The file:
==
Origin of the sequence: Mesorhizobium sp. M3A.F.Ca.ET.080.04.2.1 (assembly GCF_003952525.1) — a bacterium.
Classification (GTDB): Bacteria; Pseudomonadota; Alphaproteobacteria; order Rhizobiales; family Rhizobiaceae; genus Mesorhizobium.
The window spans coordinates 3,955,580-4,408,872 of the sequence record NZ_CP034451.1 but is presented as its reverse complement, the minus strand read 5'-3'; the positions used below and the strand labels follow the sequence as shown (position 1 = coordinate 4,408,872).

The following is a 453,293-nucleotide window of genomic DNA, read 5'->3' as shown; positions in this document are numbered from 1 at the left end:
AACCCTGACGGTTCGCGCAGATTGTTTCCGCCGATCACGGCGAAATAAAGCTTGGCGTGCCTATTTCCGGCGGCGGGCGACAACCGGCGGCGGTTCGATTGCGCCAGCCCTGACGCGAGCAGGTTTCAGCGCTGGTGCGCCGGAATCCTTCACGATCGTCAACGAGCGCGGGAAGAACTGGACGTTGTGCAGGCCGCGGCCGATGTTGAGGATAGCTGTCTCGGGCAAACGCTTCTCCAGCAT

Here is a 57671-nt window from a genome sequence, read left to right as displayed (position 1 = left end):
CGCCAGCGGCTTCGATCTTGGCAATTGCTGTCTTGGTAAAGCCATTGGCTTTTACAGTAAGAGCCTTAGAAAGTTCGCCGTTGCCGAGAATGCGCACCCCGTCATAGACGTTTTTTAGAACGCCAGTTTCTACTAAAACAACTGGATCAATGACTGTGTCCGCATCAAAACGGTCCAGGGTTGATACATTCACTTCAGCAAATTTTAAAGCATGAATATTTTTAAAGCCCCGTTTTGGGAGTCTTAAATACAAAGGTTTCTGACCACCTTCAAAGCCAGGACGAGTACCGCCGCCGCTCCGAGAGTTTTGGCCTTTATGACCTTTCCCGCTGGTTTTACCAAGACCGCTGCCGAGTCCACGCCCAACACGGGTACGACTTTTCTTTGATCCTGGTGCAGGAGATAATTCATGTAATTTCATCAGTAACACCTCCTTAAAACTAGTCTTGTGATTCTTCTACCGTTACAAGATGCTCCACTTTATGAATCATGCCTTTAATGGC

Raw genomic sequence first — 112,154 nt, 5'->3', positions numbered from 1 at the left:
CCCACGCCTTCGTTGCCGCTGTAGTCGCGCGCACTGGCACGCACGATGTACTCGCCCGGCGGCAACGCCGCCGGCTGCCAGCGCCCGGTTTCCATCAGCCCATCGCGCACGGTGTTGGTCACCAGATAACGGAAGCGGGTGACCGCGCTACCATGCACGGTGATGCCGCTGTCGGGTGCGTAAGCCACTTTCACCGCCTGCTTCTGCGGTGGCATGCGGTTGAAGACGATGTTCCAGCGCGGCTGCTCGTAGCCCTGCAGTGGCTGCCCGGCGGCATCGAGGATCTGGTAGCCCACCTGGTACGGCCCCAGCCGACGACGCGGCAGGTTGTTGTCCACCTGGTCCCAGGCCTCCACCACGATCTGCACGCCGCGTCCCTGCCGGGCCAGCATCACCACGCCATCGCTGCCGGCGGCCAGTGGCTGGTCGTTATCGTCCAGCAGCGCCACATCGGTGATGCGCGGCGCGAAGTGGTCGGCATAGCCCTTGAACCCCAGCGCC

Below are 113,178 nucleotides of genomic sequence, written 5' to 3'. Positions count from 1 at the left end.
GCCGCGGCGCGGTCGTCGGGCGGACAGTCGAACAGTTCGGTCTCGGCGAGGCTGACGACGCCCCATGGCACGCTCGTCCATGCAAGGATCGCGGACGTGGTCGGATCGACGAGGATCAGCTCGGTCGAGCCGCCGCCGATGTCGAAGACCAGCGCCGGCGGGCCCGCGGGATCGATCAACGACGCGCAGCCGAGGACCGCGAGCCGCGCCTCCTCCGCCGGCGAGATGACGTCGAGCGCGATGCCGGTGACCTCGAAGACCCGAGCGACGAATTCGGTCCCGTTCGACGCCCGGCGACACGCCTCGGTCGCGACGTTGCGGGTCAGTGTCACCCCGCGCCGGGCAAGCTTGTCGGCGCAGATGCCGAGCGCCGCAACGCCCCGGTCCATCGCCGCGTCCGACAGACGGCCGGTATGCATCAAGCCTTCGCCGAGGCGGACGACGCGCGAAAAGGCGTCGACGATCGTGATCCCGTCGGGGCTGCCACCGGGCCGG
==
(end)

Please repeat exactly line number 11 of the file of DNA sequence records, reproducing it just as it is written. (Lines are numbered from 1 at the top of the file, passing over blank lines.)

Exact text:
GCCGCGGCGCGGTCGTCGGGCGGACAGTCGAACAGTTCGGTCTCGGCGAGGCTGACGACGCCCCATGGCACGCTCGTCCATGCAAGGATCGCGGACGTGGTCGGATCGACGAGGATCAGCTCGGTCGAGCCGCCGCCGATGTCGAAGACCAGCGCCGGCGGGCCCGCGGGATCGATCAACGACGCGCAGCCGAGGACCGCGAGCCGCGCCTCCTCCGCCGGCGAGATGACGTCGAGCGCGATGCCGGTGACCTCGAAGACCCGAGCGACGAATTCGGTCCCGTTCGACGCCCGGCGACACGCCTCGGTCGCGACGTTGCGGGTCAGTGTCACCCCGCGCCGGGCAAGCTTGTCGGCGCAGATGCCGAGCGCCGCAACGCCCCGGTCCATCGCCGCGTCCGACAGACGGCCGGTATGCATCAAGCCTTCGCCGAGGCGGACGACGCGCGAAAAGGCGTCGACGATCGTGATCCCGTCGGGGCTGCCACCGGGCCGG